Who Do Your Webinar Emails Come From?

What can you do to make sure your webinar communications have the best chance of breaking through email overload and clutter these days?

You work on crafting pithy, concise, and informative subject lines. You’re careful about writing persuasive body text. But there may be another overlooked factor that is dragging down the effectiveness of your webinar emails. Let’s talk about the “FROM” field.

When someone fires up their email app and finds a hundred new unread messages, their eye scans the list looking for familiar landmarks. That’s why all your webinar emails should ideally come from the same name.

There are four primary categories of webinar emails (although each category may have more than one instance):

InvitationConfirmationReminderFollow Up

If all the emails associated with these categories come from the same sender, it makes it easier for recipients to mentally connect them as part of a single cohesive communication chain about the same subject. This increases the chance that they will be spotted in the overflowing inbox and opened.

Unfortunately, practice is not always as easy as theory. Invitations may be sent from a house mailing system or a third-party bulk mailer that has a hard-coded sender name associated with it. In smaller companies, invitations may go out under the name of someone working in the marketing department. I can tell you that when I see an unexpected email coming from an unfamiliar “Dave” or “Julie” it tends not to get a lot of attention.

Registration confirmation and reminder emails are most commonly sent automatically via your webinar software. Different products deal with the sender name in a variety of ways. My favorites are products that give you complete control over the displayed sender name. But look at GoToWebinar and Zoom – two of the most popular lower priced webinar platforms on the market. Confirmation and reminder emails sent through those systems come from whatever name is associated with the master account. This may be an employee in accounting, or someone in a central IT department, or a generic name that was chosen arbitrarily. Sender names cannot be customized on a per-webinar basis.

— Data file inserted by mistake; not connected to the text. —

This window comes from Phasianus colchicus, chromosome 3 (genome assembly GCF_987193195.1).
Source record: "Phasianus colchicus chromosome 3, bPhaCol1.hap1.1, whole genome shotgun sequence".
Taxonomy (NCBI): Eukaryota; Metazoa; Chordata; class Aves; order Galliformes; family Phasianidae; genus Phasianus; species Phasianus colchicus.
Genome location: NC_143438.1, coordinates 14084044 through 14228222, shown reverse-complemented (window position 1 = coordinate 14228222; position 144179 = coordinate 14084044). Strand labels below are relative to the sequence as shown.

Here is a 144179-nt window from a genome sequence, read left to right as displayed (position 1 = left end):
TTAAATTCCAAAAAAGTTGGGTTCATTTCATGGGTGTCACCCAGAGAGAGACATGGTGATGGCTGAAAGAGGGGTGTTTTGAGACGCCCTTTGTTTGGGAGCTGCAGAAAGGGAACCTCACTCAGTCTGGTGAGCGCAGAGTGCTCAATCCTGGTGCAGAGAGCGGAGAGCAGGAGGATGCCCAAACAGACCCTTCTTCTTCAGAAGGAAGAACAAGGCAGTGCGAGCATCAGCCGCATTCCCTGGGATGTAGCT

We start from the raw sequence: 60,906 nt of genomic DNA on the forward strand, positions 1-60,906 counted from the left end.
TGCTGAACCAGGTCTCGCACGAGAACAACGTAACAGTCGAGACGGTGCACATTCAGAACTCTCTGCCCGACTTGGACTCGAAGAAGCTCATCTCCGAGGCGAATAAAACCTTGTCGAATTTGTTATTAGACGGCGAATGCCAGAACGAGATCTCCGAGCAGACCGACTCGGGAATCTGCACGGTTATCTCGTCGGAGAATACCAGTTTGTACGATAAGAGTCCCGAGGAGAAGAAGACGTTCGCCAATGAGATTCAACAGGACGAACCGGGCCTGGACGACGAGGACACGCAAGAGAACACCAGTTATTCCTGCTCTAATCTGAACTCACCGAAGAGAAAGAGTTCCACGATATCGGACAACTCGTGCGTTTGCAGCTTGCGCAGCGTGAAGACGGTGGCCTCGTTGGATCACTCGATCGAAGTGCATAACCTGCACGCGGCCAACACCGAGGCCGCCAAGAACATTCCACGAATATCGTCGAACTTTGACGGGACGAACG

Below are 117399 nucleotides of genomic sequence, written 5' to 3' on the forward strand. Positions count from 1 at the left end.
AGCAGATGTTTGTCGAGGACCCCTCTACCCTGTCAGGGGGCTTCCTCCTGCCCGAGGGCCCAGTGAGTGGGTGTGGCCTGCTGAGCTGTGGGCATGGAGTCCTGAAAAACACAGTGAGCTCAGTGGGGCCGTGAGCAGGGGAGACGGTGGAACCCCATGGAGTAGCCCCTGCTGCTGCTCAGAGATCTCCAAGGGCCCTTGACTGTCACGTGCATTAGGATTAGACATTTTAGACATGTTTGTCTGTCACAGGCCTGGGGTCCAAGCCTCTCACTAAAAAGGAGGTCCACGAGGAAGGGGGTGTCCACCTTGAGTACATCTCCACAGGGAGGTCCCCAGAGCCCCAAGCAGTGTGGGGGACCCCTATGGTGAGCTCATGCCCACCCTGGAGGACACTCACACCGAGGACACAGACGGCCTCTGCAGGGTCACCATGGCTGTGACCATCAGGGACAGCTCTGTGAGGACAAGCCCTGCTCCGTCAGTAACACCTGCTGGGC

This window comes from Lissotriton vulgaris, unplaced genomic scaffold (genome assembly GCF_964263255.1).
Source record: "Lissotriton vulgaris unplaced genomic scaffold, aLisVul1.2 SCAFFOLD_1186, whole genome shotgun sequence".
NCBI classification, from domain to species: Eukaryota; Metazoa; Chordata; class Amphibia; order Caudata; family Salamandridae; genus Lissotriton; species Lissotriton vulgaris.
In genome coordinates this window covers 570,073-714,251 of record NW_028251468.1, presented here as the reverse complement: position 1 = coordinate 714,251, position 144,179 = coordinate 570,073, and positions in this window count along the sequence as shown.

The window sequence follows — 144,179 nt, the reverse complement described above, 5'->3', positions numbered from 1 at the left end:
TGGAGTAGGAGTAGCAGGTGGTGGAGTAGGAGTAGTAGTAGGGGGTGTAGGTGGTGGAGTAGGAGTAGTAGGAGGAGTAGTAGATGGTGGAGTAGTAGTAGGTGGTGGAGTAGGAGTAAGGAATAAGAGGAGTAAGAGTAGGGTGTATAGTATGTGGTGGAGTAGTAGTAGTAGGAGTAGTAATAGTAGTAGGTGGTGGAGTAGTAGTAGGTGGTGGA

The final category is follow up emails sent to attendees and registered no-shows. These may come from an individual working on the webinar (an admin or one of the presenters), they may be set up in the webinar software and come from the account holder, or they may come from a central marketing group using CRM or bulk mailing software.

If you can figure out a way to achieve consistency in the displayed source for all emails associated with your webinar, you boost the chances that your recipients will notice the emails and recognize that they relate to a webinar they are interested in. It’s worth the effort to get a little extra psychological advantage wherever you can.

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